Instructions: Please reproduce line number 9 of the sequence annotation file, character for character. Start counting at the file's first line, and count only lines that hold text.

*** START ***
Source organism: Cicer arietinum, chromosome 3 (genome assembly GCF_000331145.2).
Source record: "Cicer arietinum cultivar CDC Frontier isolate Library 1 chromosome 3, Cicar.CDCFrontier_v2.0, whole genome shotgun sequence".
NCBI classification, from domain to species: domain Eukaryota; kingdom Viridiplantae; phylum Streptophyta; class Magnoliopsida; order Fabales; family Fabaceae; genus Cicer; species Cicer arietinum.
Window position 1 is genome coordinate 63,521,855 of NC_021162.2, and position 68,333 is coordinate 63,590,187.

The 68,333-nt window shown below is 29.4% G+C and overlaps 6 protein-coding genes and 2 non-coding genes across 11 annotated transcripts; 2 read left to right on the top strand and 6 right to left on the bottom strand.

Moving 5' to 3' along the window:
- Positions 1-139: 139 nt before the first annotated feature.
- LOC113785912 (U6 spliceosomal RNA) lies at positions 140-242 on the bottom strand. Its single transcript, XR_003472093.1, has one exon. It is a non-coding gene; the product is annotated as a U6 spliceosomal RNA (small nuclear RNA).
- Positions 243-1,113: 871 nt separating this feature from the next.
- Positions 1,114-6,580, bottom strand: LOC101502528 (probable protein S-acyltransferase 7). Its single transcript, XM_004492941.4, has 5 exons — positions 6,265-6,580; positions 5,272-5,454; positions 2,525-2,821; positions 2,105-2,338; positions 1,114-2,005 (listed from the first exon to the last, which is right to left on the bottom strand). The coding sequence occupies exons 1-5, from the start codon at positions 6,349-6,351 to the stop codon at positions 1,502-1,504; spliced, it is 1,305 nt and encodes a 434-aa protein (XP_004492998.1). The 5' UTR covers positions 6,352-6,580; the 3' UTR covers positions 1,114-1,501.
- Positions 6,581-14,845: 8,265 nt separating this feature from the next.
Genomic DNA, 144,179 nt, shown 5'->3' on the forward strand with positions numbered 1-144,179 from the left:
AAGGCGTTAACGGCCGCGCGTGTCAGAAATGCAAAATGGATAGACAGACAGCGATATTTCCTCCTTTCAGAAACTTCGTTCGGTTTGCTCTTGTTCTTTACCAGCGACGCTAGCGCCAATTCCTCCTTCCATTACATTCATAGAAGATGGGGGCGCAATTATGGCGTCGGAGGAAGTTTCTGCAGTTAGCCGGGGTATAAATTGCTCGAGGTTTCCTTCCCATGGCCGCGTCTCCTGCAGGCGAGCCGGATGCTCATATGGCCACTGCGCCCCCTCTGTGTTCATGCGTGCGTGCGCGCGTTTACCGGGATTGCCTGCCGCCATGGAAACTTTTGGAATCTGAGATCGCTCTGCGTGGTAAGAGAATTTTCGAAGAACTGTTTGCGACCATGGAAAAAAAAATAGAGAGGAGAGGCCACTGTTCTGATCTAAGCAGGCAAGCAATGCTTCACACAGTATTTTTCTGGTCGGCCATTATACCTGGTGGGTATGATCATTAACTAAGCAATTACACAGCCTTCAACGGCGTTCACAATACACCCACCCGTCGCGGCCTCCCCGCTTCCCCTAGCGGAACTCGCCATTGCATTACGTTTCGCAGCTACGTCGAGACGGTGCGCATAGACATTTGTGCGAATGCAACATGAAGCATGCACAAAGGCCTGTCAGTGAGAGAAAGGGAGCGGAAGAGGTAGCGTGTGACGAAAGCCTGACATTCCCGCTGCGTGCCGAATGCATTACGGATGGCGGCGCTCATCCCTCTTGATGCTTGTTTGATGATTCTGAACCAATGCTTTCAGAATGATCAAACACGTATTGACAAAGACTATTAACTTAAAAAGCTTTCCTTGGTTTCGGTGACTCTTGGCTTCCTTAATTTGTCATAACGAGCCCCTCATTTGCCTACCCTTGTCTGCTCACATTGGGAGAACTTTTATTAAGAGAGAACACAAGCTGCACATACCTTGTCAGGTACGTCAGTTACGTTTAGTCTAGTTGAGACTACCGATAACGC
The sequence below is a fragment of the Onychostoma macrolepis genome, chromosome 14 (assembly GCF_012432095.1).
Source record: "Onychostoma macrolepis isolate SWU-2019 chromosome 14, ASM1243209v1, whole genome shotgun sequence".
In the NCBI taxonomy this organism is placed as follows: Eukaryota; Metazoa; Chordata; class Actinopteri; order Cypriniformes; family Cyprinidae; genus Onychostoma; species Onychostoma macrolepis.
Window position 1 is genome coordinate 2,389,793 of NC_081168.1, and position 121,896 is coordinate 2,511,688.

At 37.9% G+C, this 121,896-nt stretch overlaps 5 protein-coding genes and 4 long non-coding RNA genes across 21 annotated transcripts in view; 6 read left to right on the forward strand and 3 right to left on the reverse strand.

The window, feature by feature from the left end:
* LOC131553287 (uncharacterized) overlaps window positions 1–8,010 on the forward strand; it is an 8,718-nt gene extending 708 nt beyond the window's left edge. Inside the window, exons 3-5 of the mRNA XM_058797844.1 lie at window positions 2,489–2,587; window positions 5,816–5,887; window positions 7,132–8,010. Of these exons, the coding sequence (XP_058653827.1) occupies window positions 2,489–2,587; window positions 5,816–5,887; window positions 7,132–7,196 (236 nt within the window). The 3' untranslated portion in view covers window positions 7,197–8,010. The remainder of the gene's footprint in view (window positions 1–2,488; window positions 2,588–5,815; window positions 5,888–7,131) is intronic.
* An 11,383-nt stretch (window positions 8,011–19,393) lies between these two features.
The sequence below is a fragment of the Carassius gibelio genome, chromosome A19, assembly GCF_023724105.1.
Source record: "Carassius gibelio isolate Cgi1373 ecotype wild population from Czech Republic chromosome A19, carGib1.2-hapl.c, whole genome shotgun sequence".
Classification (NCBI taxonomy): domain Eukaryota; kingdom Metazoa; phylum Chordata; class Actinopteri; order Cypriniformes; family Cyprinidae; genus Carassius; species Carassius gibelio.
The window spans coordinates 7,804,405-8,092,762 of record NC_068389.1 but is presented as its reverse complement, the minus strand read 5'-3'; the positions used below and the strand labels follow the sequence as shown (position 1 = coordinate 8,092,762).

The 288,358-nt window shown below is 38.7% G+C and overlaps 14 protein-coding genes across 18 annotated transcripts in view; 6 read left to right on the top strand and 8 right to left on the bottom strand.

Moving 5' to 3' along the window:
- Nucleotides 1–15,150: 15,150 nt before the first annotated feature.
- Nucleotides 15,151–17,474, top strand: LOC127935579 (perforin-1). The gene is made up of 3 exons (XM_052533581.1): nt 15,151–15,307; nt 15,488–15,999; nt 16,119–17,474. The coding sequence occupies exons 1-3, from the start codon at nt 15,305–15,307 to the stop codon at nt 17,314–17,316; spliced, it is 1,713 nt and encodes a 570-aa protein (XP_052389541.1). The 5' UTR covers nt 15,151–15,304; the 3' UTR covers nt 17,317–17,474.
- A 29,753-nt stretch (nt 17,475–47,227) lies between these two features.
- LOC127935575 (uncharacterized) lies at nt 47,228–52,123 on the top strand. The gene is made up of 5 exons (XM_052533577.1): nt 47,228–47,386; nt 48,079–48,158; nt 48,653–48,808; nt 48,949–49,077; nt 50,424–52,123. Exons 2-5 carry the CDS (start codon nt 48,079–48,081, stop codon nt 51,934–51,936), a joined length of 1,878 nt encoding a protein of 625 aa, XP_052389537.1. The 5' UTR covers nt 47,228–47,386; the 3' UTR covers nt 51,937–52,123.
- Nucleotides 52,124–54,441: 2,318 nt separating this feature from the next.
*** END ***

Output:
- Positions 243-1,113: 871 nt separating this feature from the next.